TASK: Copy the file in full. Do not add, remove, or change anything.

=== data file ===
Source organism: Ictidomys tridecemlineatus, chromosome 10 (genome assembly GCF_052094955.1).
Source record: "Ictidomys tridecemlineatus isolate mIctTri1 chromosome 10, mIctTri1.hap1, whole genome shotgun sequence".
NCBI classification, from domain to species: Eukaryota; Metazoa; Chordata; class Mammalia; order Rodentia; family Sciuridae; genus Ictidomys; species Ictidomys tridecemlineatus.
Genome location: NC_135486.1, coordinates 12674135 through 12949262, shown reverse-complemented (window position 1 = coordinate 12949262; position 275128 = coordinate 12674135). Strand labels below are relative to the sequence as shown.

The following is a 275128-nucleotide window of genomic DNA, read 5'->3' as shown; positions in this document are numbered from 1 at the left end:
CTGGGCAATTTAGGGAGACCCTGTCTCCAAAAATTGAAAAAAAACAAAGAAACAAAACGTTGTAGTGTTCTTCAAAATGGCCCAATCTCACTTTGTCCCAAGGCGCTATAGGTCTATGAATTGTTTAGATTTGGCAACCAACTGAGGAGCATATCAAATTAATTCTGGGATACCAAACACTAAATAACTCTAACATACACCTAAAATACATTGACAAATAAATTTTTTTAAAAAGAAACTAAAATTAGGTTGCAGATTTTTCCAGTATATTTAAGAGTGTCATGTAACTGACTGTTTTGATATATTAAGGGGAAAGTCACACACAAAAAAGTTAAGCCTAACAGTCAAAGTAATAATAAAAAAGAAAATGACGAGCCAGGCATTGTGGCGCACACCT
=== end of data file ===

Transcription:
Source organism: Ictidomys tridecemlineatus, chromosome 10 (genome assembly GCF_052094955.1).
Source record: "Ictidomys tridecemlineatus isolate mIctTri1 chromosome 10, mIctTri1.hap1, whole genome shotgun sequence".
NCBI classification, from domain to species: Eukaryota; Metazoa; Chordata; class Mammalia; order Rodentia; family Sciuridae; genus Ictidomys; species Ictidomys tridecemlineatus.
Genome location: NC_135486.1, coordinates 12674135 through 12949262, shown reverse-complemented (window position 1 = coordinate 12949262; position 275128 = coordinate 12674135). Strand labels below are relative to the sequence as shown.

The following is a 275128-nucleotide window of genomic DNA, read 5'->3' as shown; positions in this document are numbered from 1 at the left end:
CTGGGCAATTTAGGGAGACCCTGTCTCCAAAAATTGAAAAAAAACAAAGAAACAAAACGTTGTAGTGTTCTTCAAAATGGCCCAATCTCACTTTGTCCCAAGGCGCTATAGGTCTATGAATTGTTTAGATTTGGCAACCAACTGAGGAGCATATCAAATTAATTCTGGGATACCAAACACTAAATAACTCTAACATACACCTAAAATACATTGACAAATAAATTTTTTTAAAAAGAAACTAAAATTAGGTTGCAGATTTTTCCAGTATATTTAAGAGTGTCATGTAACTGACTGTTTTGATATATTAAGGGGAAAGTCACACACAAAAAAGTTAAGCCTAACAGTCAAAGTAATAATAAAAAAGAAAATGACGAGCCAGGCATTGTGGCGCACACCT